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Correction to May 26 story on abortion

Wednesday, May 26, 2010 12:01 am | The Canadian Press
Cardinal Marc Ouellet, Archbishop of Quebec, responds to media questions over comments he made a few days ago on abortion Wednesday May 26, 2010 in Quebec City. THE CANADIAN PRESS/Jacques Boissinot

QUEBEC - The Roman Catholic Primate of Canada is standing by his comments that abortion is unjustifiable, even in the case of rape, and is urging the federal government to help pregnant women keep their child.

''Governments are funding clinics for abortion,'' said Marc Cardinal Ouellet. ''I would like equity for organisms that are defending also life.

''If we have equity in funding those instances to help women I think we would make lots of progress in Canada.''

Two weeks ago, Ouellet applauded Prime Minister Stephen Harper's government for its stance against funding abortions in the developing world praise from which Ottawa quickly distanced itself.

On Wednesday, Ouellet urged the federal government to take concrete actions at home, such as supporting women who decide to keep their child.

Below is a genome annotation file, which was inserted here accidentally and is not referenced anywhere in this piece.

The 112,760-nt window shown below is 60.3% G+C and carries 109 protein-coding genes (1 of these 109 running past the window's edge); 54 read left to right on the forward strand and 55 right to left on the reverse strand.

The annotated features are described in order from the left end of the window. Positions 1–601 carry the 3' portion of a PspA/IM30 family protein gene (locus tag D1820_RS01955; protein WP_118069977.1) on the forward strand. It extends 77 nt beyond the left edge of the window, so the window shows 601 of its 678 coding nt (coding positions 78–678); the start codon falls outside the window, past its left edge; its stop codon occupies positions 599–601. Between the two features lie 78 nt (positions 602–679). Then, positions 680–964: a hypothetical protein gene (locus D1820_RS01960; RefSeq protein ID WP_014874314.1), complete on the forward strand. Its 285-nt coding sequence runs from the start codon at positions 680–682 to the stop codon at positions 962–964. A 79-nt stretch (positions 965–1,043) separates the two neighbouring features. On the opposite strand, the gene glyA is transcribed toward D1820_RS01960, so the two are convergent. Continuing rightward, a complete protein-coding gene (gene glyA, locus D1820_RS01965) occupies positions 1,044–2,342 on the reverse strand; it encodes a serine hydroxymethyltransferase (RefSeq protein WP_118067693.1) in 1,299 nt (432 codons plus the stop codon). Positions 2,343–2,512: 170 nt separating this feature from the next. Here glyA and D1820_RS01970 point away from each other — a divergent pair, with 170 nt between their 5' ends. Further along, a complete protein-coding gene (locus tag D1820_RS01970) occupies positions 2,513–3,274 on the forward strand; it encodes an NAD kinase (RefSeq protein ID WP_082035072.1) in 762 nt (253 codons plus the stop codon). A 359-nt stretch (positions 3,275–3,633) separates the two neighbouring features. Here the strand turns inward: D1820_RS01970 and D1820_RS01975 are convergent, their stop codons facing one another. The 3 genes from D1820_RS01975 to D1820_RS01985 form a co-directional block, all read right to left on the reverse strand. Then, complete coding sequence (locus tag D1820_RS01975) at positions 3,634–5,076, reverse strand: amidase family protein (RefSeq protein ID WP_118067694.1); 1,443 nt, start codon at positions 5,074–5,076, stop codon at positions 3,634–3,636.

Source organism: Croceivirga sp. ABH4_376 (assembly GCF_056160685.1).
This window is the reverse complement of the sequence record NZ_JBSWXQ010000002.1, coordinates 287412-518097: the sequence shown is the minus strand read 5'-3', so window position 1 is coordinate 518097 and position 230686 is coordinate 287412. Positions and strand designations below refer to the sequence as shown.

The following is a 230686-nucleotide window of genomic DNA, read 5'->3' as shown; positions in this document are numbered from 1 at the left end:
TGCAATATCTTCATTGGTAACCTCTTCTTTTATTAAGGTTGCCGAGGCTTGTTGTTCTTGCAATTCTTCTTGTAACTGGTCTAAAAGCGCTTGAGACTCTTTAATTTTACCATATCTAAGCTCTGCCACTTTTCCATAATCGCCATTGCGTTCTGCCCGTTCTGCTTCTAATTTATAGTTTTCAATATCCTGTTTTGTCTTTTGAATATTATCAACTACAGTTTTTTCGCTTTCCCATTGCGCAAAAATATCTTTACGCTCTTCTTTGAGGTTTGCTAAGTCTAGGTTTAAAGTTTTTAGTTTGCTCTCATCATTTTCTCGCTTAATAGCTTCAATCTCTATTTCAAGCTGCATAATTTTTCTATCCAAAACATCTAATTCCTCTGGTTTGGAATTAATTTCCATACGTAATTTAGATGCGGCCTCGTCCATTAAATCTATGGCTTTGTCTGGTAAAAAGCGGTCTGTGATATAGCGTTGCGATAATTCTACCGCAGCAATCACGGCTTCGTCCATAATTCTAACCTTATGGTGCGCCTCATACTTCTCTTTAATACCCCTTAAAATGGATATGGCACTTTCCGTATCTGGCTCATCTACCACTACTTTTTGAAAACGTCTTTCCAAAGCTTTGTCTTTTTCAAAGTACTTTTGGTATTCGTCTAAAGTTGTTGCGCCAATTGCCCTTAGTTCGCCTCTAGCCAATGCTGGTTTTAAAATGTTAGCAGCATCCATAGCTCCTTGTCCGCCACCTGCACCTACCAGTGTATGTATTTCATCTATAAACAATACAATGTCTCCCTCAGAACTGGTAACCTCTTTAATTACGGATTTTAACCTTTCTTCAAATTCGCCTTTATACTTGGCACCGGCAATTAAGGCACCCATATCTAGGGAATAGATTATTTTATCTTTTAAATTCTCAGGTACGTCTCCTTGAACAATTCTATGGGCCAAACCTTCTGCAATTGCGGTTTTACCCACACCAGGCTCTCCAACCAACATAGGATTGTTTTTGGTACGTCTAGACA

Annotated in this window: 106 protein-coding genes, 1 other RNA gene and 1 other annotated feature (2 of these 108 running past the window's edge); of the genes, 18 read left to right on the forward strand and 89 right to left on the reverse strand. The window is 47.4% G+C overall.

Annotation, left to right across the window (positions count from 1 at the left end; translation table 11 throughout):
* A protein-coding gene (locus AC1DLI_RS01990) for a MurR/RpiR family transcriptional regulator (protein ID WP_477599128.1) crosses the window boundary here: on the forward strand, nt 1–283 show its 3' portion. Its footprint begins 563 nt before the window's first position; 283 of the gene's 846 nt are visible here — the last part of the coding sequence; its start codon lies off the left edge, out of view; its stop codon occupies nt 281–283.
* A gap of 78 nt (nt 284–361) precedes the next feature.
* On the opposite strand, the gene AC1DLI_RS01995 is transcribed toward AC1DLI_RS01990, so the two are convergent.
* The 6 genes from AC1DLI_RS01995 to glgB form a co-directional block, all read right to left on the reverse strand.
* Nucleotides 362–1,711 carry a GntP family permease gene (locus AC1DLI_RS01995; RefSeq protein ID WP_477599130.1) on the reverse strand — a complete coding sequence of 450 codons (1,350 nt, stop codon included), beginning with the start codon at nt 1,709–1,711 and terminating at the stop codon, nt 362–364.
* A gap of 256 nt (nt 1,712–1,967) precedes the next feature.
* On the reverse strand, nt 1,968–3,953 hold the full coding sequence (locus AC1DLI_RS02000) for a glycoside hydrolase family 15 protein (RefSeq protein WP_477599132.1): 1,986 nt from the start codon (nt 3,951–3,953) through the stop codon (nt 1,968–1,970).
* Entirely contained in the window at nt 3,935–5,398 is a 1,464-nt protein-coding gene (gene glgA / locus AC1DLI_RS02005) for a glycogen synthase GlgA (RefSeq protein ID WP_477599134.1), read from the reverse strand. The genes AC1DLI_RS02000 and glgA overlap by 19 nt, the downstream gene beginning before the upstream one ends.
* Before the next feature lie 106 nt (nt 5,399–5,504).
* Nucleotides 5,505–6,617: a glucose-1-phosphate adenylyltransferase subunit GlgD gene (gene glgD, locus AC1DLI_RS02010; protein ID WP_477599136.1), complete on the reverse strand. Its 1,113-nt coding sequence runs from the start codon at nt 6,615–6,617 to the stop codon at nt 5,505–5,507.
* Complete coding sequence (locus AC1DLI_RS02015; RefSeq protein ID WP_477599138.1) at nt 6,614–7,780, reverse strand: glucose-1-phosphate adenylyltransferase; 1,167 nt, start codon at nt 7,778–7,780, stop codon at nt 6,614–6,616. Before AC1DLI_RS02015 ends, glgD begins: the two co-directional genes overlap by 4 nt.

''If they do not want to fund abortion abroad and they do not bring at home more help to women to keep their child, I think they are incoherent,'' he said.

Ouellet said the ultimate responsibility for deciding to have an abortion is a matter of personal conscience.

He insisted he is not judging women who have abortions and said he would help them afterward.

''The woman has to take her decision in light of her personal circumstance and only God knows exactly all the elements of her final judgment of conscience.''

He said he waited until people cooled off before responding to the firestorm of reaction that followed his comment nearly two weeks ago that abortion is a moral crime.

''I confess I was a bit surprised because of the magnitude of the reaction,'' he said at a news conference which was also attended by Ottawa Archbishop Terrence Prendergast.

Ouellet, the archbishop of Quebec City, says he regrets it if his remarks caused additional suffering to women considering abortions.

''I am genuinely sorry that my remarks, distorted or cited out of context, may have caused additional suffering to women facing such situations. I hope that this clarification will help set the record straight and re-focus the debate.

''The heart of the debate is the support for the pregnant woman by the father of the child, her family and society.''

Prendergast and Ouellet said people must be aware of the alternatives to abortion.

''If we are in favour of life, pro-woman, pro-child, pro-family, we must engage the culture around us and offer positive solutions,'' Prendergast said.

Canada's abortion law was struck down by the Supreme Court in 1988. In 1990, then-justice minister Kim Campbell brought abortion legislation that passed the House before it was defeated on a tie vote in the Senate in 1991.


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